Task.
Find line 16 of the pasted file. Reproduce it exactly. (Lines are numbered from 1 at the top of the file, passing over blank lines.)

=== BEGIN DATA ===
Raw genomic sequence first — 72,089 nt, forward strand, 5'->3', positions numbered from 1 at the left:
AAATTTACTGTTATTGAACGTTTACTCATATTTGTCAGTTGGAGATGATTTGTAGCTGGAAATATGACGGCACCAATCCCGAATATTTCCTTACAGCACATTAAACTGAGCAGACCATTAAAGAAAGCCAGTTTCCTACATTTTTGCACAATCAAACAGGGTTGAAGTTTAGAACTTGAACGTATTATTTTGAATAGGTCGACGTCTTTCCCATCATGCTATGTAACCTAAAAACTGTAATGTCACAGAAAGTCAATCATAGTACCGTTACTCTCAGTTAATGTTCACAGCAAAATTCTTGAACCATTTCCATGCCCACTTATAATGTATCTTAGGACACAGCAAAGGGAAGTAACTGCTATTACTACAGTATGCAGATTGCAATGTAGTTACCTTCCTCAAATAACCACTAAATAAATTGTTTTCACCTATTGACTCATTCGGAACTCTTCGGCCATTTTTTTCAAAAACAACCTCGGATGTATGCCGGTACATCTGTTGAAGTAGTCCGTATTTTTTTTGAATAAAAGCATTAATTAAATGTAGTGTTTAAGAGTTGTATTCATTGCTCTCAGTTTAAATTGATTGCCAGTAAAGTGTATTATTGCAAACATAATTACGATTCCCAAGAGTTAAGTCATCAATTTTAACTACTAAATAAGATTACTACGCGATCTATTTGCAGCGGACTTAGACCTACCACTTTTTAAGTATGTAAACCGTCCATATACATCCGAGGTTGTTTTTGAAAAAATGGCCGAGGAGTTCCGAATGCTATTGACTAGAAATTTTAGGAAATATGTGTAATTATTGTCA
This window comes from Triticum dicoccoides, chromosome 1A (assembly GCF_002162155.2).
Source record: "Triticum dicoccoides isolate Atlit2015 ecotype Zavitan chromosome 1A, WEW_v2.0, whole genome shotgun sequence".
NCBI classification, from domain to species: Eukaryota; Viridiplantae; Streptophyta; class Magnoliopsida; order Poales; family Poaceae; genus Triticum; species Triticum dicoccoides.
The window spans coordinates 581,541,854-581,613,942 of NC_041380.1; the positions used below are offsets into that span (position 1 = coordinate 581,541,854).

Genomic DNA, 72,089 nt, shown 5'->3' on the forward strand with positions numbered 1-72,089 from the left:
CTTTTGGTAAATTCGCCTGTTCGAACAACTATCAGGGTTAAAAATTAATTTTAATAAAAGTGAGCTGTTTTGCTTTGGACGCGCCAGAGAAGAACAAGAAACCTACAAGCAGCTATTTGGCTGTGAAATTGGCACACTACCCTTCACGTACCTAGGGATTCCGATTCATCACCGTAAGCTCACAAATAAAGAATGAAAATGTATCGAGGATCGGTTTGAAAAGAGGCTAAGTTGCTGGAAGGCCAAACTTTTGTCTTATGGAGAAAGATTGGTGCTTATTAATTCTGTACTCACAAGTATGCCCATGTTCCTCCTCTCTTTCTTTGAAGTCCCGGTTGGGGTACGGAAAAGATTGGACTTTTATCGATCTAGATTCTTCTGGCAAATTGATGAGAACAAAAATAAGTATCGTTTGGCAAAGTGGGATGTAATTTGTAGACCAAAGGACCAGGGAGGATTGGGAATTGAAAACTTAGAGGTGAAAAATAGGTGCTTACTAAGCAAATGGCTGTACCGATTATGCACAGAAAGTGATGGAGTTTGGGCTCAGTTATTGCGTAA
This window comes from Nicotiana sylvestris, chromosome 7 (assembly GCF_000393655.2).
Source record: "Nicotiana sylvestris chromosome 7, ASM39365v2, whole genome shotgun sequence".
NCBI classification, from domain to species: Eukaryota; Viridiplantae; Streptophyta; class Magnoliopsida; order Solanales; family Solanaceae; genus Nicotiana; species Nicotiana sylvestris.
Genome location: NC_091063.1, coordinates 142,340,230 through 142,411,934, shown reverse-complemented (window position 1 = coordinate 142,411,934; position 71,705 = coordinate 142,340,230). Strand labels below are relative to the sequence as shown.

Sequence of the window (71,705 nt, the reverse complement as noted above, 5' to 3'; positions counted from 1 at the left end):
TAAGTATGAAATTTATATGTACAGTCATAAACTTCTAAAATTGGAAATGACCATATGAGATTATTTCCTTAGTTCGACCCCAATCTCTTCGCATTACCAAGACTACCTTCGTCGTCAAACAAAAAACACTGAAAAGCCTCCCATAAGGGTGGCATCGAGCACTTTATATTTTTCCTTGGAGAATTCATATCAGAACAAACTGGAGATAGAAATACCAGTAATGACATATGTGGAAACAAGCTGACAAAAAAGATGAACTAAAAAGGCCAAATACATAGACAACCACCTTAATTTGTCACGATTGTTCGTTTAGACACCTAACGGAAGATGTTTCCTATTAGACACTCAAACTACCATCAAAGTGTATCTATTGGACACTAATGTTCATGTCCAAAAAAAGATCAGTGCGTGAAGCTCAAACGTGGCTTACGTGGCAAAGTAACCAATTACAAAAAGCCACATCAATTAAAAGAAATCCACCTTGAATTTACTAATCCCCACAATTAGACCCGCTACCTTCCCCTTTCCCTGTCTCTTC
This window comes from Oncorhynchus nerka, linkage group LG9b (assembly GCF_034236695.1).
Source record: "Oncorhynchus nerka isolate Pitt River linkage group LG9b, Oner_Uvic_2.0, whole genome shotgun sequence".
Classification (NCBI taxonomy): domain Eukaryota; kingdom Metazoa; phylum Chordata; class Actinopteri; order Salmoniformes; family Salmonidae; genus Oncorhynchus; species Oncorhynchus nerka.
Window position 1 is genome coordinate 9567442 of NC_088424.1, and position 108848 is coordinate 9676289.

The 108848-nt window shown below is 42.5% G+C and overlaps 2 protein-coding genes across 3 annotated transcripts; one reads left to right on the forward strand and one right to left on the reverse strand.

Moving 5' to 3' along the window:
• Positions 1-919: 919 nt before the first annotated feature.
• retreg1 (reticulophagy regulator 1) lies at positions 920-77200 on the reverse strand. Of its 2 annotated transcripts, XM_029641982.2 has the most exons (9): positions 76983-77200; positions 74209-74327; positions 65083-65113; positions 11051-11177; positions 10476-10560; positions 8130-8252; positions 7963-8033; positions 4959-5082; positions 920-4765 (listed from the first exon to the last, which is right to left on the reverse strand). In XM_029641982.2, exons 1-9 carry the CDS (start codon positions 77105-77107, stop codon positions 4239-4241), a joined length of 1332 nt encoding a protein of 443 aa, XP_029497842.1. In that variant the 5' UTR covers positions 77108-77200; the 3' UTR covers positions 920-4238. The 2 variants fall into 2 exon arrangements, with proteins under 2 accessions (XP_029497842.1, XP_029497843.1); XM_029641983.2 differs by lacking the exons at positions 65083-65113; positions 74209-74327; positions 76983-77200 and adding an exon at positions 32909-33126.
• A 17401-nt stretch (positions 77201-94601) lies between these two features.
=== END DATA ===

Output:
Source record: "Oncorhynchus nerka isolate Pitt River linkage group LG9b, Oner_Uvic_2.0, whole genome shotgun sequence".